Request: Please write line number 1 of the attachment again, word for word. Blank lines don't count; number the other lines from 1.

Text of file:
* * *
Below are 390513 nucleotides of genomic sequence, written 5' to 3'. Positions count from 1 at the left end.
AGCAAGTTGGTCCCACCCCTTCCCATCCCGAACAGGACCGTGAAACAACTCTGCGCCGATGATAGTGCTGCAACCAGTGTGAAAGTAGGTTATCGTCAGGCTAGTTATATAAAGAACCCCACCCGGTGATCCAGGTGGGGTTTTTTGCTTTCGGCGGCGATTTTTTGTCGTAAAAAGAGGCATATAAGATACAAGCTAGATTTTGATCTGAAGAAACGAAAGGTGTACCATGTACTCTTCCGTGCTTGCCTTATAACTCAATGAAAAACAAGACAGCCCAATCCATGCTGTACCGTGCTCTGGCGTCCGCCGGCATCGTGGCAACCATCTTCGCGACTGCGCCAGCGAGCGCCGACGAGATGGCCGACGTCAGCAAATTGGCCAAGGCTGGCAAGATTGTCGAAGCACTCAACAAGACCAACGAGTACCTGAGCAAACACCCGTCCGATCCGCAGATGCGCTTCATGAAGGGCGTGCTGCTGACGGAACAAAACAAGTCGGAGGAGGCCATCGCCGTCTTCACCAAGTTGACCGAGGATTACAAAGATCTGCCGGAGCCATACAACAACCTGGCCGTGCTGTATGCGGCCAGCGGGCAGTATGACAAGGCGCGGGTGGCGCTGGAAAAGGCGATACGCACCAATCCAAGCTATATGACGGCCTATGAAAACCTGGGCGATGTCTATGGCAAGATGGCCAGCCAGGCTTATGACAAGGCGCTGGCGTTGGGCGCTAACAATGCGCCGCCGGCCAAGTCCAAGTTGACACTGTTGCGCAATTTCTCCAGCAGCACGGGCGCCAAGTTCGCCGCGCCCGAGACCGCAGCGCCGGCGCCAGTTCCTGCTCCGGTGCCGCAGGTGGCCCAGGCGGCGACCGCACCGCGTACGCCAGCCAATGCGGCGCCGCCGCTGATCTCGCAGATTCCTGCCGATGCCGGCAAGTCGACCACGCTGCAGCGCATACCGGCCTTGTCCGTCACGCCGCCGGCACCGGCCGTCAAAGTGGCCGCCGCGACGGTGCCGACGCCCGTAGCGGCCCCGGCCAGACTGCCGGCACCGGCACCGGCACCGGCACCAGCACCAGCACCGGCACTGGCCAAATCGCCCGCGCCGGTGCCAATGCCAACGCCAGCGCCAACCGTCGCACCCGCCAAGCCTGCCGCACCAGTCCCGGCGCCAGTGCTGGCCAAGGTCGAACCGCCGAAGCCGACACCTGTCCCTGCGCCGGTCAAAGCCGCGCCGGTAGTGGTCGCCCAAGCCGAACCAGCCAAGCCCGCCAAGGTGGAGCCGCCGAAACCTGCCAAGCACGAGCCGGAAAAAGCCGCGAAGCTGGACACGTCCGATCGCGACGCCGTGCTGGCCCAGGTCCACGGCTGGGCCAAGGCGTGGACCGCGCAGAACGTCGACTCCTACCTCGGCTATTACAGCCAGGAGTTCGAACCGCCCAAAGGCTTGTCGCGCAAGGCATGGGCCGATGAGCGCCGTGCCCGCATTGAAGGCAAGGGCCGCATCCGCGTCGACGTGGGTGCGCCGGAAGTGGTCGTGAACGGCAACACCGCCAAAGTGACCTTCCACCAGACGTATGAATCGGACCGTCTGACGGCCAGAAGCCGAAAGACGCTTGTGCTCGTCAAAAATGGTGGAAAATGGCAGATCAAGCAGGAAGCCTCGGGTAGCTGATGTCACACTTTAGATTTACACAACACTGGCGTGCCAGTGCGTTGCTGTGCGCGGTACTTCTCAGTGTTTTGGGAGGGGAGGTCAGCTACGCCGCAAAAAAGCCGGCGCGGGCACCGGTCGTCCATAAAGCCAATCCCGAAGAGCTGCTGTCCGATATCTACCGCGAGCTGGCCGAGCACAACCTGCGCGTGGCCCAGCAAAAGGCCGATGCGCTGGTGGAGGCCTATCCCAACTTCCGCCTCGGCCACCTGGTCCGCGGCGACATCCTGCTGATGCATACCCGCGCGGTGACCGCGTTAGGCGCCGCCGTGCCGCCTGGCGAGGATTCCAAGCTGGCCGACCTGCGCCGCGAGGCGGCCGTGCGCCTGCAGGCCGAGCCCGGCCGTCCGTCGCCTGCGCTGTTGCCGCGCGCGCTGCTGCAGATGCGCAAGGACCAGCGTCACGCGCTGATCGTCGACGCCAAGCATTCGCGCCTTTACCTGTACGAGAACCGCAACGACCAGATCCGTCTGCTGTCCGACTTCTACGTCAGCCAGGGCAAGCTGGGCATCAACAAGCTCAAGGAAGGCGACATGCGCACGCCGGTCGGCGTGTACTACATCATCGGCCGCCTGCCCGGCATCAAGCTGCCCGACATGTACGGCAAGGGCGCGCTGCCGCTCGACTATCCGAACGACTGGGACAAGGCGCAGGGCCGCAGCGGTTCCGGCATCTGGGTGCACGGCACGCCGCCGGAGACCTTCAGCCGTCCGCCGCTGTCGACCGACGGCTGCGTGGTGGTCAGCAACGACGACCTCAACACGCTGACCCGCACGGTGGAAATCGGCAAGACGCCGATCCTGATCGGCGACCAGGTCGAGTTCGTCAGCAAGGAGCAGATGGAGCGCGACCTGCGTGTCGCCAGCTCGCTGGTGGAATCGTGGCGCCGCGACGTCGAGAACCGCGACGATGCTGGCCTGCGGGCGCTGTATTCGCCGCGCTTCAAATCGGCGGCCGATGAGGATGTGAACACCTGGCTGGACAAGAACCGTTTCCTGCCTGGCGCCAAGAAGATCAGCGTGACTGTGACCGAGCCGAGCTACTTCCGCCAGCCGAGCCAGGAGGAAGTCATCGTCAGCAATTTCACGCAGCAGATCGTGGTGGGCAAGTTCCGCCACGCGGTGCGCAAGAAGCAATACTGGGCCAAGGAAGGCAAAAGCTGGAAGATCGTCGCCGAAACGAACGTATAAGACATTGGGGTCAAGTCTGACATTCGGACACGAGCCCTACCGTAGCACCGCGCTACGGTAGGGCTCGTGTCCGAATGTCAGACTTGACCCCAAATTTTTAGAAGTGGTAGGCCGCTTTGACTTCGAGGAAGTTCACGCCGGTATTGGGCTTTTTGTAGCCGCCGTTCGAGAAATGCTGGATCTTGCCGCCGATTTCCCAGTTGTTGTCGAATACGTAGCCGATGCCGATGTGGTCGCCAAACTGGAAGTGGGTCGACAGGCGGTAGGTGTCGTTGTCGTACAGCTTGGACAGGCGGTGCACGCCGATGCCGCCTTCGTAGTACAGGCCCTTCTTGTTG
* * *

Below are 390513 nucleotides of genomic sequence, written 5' to 3'. Positions count from 1 at the left end.